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EC Question, please help? Carnegie Hall.

CorrynCorryn Registered User Posts: 154 Junior Member
edited July 2009 in Music Major
Could performing at Carnegie with an invitational choir for a Choir/Orchestra concert series be placed as an EC, or anywhere else on an application for a voice major?
Post edited by Corryn on

Replies to: EC Question, please help? Carnegie Hall.

  • KeyofHKeyofH Registered User Posts: 232 Junior Member
    Corryn: Absolutely, performing with an invitational choir at CH could be placed on resume or application as an EC as could all of your choir experience, assuming you are applying to relevant programs, such as vocal performance or music education (my area of familiarity) -- other posters can provide you with advice if you are interested in other music programs.
  • CorrynCorryn Registered User Posts: 154 Junior Member
    Awesome, :) Thank you very much KeyofH
  • Singersmom07Singersmom07 Registered User Posts: 4,074 Senior Member
    Corryn recommend you have a complete music resume, separate from other ECs. List all of the music activities, groups, special awards, special notable performances, outside gigs (church choir? for example DD was summer soloist for the church choir). The Carnegie Hall would be a part of this. This was separate from the repertoire list which DD also prepared.
  • violadadvioladad Registered User Posts: 6,645 Senior Member
  • wallfleurwallfleur Registered User Posts: 70 Junior Member
    Of course, that sounds amazin'!
  • speiheispeihei Registered User Posts: 365 Member
    Depends. Anyone can rent CH and there are a number of events there that are filled with less than impressive musicians, but make a handsome profit for the concert organizers.

    Savvy application readers know the difference between merit-based opportunities at CH and "the check cleared" opportunities.
  • musicprntmusicprnt Registered User Posts: 6,253 Senior Member
    speihei is correct, simply performing at Carnegie Hall may not mean anything, it depends more on the program the person is performing in. For example, I have seen high school orchestra groups performing there, and while it is great the kids got an opportunity to play there, given the relative level of most high school programs (that probably have some high level students, but also have people like I was in high school) I am not sure it would be that great on a resume. Likewise, groups can buy their way in there (my son once got a laugh at a girl who had on her resume 'made her carnegie hall debut at age 8', making it sound like she soloed with a major orchestra; turns out she had played in a music competition that basically was a Korean cultural community program at Weill recital hall, which is basically a write the check moment).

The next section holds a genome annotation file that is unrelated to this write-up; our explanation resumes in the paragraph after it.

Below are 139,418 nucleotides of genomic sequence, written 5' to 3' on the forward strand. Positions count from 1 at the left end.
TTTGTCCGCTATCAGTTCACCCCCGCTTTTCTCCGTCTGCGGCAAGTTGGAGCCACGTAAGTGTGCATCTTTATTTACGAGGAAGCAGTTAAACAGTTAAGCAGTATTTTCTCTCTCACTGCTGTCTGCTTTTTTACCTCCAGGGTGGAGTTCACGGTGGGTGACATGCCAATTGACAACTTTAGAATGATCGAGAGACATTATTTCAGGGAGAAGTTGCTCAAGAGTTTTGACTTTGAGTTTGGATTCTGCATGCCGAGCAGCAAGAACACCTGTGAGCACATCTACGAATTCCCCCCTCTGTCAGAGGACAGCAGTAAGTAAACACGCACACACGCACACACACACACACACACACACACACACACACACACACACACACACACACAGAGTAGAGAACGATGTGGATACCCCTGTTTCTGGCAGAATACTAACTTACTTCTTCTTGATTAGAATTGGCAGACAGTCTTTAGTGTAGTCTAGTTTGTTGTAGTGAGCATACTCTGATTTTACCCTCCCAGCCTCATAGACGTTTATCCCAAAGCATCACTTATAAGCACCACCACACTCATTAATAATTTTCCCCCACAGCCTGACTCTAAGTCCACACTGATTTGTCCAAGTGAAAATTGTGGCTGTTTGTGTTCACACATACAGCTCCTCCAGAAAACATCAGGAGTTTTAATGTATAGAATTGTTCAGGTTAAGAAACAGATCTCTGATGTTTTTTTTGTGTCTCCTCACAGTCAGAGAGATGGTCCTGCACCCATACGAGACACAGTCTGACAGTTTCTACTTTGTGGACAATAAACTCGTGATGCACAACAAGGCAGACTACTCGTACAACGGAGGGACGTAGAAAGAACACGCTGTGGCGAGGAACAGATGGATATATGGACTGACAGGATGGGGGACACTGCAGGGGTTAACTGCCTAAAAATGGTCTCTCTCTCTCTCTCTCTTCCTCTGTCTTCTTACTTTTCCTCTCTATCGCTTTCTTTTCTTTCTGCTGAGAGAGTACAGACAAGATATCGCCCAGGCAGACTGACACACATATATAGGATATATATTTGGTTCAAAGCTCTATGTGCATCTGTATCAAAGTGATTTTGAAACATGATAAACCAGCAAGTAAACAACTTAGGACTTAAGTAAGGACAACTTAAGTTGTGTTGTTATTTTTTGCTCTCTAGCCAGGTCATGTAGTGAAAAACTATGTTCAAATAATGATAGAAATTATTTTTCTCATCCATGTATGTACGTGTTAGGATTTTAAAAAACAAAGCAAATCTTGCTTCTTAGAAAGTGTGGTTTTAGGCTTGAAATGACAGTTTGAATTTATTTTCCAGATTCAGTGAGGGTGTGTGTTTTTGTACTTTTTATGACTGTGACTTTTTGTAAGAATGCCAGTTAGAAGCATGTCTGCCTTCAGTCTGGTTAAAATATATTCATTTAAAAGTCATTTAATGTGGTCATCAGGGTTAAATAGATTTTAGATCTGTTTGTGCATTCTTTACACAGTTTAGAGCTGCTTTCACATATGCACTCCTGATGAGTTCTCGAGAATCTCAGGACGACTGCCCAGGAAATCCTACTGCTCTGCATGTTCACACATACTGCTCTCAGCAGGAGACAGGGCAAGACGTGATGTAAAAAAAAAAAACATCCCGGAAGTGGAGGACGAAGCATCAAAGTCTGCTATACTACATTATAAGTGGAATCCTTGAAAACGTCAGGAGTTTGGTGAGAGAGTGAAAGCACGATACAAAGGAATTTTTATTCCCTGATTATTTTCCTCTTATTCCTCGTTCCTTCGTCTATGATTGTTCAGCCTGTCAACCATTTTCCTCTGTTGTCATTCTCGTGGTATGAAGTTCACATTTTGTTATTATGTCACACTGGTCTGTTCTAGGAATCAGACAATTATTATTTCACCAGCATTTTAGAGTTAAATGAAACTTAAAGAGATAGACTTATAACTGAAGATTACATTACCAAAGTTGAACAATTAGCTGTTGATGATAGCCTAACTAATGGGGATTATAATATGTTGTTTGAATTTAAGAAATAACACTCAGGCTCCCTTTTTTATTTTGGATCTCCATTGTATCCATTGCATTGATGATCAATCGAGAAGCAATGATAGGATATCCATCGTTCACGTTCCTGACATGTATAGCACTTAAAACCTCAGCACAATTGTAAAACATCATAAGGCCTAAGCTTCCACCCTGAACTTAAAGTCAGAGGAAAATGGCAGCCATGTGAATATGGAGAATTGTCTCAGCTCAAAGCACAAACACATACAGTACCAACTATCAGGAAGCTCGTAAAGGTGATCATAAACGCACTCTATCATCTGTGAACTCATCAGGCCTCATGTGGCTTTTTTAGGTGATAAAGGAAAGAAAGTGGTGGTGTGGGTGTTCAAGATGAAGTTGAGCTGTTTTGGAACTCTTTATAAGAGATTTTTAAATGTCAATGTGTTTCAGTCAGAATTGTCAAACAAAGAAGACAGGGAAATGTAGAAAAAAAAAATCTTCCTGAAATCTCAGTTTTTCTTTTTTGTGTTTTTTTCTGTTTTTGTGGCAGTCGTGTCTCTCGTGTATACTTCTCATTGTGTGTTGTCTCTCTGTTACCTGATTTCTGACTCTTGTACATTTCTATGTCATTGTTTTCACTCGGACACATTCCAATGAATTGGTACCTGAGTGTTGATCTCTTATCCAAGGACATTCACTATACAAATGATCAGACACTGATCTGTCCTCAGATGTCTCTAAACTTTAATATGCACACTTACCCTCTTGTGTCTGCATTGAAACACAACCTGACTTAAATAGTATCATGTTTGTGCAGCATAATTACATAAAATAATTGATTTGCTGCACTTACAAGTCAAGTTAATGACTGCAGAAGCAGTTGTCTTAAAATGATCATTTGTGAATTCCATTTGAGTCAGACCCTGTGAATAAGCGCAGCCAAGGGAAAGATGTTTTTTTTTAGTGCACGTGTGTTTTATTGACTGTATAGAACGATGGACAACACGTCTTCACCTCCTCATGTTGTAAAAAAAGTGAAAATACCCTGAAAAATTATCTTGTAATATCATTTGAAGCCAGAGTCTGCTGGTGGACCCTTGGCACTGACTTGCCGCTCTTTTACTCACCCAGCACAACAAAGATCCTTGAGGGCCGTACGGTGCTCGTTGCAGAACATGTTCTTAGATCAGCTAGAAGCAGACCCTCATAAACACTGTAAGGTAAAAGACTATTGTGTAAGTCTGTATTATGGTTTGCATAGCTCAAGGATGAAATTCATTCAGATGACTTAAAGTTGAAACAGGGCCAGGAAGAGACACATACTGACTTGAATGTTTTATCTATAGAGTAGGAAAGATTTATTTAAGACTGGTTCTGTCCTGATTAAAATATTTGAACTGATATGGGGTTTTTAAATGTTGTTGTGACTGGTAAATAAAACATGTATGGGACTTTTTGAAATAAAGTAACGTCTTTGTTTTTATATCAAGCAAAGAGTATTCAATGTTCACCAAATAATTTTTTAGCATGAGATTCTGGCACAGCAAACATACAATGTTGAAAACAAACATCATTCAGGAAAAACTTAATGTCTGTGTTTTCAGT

If the program is a high level one, then yes, it would have impact on a resume. If the program is known for high level standards to get into it, then playing carnegie hall, even if the group rented the space, would be useful on a resume, more because of the program itself then being at Carnegie Hall. Same could be said of a competition where the winner soloes in Carnegie Hall, assuming the competition is high level and not as in the example I gave above. As someone once said, you can buy your way into carnegie hall, and playing there is not always an indication of high level capability; if a group simply has the financial resources to rent carnegie hall and brings the equivalent of a good high school choral program, it may not mean anything, but if the group wins a competition known for the high level of the winners, that makes a big difference.

    As a side note, I have seen a lot of young musicians resumes, and it amazes me how much junk is on a lot of them, they list every event they have ever played at, every master class and church recital, no matter how trivial, it is like quantity to them means more then quality. From what I have seen and been told, it is much better to stick to quality, winning a suzuki level competition at age 6 doesn't matter much when you are trying to get a gig at 18, or having a master class with the head of a local ASTA group is unlikely to impress a hiring manager or admissions people at a top level program.
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